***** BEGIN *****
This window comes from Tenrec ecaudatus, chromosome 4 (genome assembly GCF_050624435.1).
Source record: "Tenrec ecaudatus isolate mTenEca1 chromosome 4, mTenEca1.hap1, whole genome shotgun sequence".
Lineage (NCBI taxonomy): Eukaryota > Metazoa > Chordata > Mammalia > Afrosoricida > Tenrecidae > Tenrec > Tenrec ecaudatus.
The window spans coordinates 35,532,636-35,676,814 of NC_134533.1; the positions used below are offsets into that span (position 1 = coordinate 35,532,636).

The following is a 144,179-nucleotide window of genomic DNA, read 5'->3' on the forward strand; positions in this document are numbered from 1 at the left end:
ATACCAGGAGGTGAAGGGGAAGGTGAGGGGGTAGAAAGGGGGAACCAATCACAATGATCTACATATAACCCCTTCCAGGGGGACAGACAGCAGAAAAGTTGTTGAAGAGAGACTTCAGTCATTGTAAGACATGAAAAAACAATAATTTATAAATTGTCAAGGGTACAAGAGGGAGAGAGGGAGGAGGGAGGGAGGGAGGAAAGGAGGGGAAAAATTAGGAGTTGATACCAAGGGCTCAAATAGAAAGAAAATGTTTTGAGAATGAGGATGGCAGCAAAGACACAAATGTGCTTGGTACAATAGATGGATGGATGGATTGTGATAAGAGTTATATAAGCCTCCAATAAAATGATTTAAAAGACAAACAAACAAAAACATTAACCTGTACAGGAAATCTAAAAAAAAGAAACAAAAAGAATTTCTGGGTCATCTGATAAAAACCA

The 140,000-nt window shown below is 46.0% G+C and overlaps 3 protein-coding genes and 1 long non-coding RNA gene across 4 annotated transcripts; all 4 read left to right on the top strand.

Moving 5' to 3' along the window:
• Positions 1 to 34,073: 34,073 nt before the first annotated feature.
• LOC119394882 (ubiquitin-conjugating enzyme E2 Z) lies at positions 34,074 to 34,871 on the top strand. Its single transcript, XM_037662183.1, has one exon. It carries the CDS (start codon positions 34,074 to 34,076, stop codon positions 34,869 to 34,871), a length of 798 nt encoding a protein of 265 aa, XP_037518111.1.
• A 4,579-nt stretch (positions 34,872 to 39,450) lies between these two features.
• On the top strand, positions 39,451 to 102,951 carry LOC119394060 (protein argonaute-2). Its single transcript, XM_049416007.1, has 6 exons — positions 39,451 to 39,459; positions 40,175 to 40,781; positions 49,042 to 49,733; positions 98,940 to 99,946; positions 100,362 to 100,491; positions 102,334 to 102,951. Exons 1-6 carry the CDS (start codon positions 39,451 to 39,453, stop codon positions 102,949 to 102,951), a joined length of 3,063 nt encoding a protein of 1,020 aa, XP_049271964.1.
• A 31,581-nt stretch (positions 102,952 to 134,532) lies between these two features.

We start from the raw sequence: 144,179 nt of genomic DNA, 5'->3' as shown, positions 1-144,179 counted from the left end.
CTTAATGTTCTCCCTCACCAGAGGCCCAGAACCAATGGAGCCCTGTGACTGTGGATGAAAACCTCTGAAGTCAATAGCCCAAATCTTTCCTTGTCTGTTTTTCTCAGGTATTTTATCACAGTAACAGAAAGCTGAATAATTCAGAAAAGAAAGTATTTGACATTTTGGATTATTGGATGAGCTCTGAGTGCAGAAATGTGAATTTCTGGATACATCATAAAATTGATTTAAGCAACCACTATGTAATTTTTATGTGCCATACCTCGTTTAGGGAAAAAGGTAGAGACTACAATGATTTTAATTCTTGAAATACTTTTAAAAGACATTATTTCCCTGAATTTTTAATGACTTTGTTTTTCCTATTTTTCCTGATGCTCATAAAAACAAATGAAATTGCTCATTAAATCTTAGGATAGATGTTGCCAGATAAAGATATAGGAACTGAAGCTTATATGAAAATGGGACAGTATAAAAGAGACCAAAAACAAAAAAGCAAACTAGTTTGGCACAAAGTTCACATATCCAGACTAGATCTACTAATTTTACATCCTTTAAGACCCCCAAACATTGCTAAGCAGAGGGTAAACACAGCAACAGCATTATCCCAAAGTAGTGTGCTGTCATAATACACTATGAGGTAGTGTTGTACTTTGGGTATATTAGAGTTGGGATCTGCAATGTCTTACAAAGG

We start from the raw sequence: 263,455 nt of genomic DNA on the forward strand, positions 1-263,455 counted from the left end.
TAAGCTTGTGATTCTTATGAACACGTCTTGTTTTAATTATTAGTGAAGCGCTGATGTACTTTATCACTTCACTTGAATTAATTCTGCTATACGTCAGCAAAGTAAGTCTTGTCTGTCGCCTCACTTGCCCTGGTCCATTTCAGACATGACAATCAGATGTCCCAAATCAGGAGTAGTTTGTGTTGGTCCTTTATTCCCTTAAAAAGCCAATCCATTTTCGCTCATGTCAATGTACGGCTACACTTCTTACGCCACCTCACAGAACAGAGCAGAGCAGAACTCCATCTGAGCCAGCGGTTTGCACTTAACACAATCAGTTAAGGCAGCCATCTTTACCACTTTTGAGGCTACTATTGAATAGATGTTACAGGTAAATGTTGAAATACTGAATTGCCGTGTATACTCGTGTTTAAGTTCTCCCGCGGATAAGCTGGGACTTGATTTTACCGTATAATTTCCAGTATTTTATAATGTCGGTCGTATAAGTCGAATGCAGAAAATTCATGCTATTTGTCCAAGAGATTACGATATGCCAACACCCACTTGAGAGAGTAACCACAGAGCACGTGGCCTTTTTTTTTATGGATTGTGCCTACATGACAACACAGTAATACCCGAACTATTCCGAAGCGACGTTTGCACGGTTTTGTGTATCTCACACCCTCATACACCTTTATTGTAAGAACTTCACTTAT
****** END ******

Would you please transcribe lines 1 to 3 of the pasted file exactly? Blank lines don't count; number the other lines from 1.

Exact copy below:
This window comes from Tenrec ecaudatus, chromosome 4 (genome assembly GCF_050624435.1).
Source record: "Tenrec ecaudatus isolate mTenEca1 chromosome 4, mTenEca1.hap1, whole genome shotgun sequence".
Lineage (NCBI taxonomy): Eukaryota > Metazoa > Chordata > Mammalia > Afrosoricida > Tenrecidae > Tenrec > Tenrec ecaudatus.